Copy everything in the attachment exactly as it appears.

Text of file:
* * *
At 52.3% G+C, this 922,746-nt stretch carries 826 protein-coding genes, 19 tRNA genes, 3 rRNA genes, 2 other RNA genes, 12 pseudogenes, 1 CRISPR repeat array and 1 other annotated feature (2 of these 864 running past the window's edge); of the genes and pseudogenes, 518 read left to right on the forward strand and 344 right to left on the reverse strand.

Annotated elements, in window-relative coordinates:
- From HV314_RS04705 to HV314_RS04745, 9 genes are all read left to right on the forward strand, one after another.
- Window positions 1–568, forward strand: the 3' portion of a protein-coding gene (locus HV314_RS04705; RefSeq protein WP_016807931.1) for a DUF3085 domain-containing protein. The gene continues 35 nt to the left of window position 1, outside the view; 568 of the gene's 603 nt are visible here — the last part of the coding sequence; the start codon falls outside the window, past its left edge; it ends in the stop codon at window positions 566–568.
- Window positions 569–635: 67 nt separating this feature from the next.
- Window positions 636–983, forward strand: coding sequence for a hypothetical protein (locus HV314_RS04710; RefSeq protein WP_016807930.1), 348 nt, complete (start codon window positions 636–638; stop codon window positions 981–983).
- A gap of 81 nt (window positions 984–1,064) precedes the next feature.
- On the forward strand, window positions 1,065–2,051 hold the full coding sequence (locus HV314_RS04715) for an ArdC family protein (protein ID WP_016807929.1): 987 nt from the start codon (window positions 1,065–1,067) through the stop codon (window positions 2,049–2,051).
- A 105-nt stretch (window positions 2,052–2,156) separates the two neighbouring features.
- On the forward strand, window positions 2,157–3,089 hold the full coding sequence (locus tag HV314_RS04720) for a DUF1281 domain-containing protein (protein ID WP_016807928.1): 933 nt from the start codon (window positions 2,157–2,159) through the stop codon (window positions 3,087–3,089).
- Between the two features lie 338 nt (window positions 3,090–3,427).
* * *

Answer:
At 52.3% G+C, this 922,746-nt stretch carries 826 protein-coding genes, 19 tRNA genes, 3 rRNA genes, 2 other RNA genes, 12 pseudogenes, 1 CRISPR repeat array and 1 other annotated feature (2 of these 864 running past the window's edge); of the genes and pseudogenes, 518 read left to right on the forward strand and 344 right to left on the reverse strand.

Annotated elements, in window-relative coordinates:
- From HV314_RS04705 to HV314_RS04745, 9 genes are all read left to right on the forward strand, one after another.
- Window positions 1–568, forward strand: the 3' portion of a protein-coding gene (locus HV314_RS04705; RefSeq protein WP_016807931.1) for a DUF3085 domain-containing protein. The gene continues 35 nt to the left of window position 1, outside the view; 568 of the gene's 603 nt are visible here — the last part of the coding sequence; the start codon falls outside the window, past its left edge; it ends in the stop codon at window positions 566–568.
- Window positions 569–635: 67 nt separating this feature from the next.
- Window positions 636–983, forward strand: coding sequence for a hypothetical protein (locus HV314_RS04710; RefSeq protein WP_016807930.1), 348 nt, complete (start codon window positions 636–638; stop codon window positions 981–983).
- A gap of 81 nt (window positions 984–1,064) precedes the next feature.
- On the forward strand, window positions 1,065–2,051 hold the full coding sequence (locus HV314_RS04715) for an ArdC family protein (protein ID WP_016807929.1): 987 nt from the start codon (window positions 1,065–1,067) through the stop codon (window positions 2,049–2,051).
- A 105-nt stretch (window positions 2,052–2,156) separates the two neighbouring features.
- On the forward strand, window positions 2,157–3,089 hold the full coding sequence (locus tag HV314_RS04720) for a DUF1281 domain-containing protein (protein ID WP_016807928.1): 933 nt from the start codon (window positions 2,157–2,159) through the stop codon (window positions 3,087–3,089).
- Between the two features lie 338 nt (window positions 3,090–3,427).